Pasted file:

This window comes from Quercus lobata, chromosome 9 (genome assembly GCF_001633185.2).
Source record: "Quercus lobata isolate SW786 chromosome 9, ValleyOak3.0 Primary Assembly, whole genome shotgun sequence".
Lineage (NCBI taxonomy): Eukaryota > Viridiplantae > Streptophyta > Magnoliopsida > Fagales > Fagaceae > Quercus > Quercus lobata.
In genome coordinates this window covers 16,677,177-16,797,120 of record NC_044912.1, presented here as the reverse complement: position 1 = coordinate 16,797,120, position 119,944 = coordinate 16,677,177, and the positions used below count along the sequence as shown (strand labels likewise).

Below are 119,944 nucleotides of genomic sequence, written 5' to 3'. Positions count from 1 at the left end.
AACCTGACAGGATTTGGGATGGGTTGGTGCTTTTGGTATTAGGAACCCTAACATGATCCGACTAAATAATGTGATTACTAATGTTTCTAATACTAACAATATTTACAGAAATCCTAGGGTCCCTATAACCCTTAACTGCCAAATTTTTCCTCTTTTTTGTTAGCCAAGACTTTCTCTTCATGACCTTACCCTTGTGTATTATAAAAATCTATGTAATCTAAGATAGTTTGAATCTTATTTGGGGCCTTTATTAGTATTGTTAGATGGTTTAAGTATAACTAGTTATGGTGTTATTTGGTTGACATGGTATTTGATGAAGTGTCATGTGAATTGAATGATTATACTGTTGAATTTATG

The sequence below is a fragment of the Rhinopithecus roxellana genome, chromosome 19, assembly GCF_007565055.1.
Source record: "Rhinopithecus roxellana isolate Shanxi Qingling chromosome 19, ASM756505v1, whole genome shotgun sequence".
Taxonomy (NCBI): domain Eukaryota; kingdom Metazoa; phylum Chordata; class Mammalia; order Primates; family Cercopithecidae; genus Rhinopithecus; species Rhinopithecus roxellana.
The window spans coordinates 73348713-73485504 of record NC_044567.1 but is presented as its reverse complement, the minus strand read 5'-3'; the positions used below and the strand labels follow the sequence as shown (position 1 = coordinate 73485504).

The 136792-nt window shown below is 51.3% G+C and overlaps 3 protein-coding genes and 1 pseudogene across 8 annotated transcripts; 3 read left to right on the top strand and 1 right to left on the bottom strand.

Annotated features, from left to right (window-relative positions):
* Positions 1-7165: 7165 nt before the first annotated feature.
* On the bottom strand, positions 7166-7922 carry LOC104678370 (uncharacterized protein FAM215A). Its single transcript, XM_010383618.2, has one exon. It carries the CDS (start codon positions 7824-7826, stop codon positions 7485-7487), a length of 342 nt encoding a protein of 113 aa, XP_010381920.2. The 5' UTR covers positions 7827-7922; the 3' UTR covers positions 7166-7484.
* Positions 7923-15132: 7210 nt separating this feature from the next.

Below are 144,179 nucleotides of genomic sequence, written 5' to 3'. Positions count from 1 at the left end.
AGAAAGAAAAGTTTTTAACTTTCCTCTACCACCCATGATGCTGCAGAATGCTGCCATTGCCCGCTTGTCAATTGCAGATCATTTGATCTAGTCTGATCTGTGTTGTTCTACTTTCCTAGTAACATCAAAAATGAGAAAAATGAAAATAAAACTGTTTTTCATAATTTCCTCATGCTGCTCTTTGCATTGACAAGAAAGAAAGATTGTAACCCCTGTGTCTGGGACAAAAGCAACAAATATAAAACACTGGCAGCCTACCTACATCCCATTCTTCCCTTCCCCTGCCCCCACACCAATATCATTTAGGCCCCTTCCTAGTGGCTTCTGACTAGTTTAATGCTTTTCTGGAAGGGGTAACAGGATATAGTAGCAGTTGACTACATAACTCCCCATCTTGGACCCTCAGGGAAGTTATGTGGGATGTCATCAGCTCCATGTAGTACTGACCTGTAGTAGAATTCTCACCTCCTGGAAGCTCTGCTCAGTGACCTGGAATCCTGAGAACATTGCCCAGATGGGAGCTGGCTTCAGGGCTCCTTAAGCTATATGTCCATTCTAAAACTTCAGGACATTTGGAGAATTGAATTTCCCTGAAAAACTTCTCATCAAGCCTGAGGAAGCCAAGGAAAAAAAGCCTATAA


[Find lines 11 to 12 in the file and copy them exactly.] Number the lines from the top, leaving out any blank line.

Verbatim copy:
The 136792-nt window shown below is 51.3% G+C and overlaps 3 protein-coding genes and 1 pseudogene across 8 annotated transcripts; 3 read left to right on the top strand and 1 right to left on the bottom strand.

Annotated features, from left to right (window-relative positions):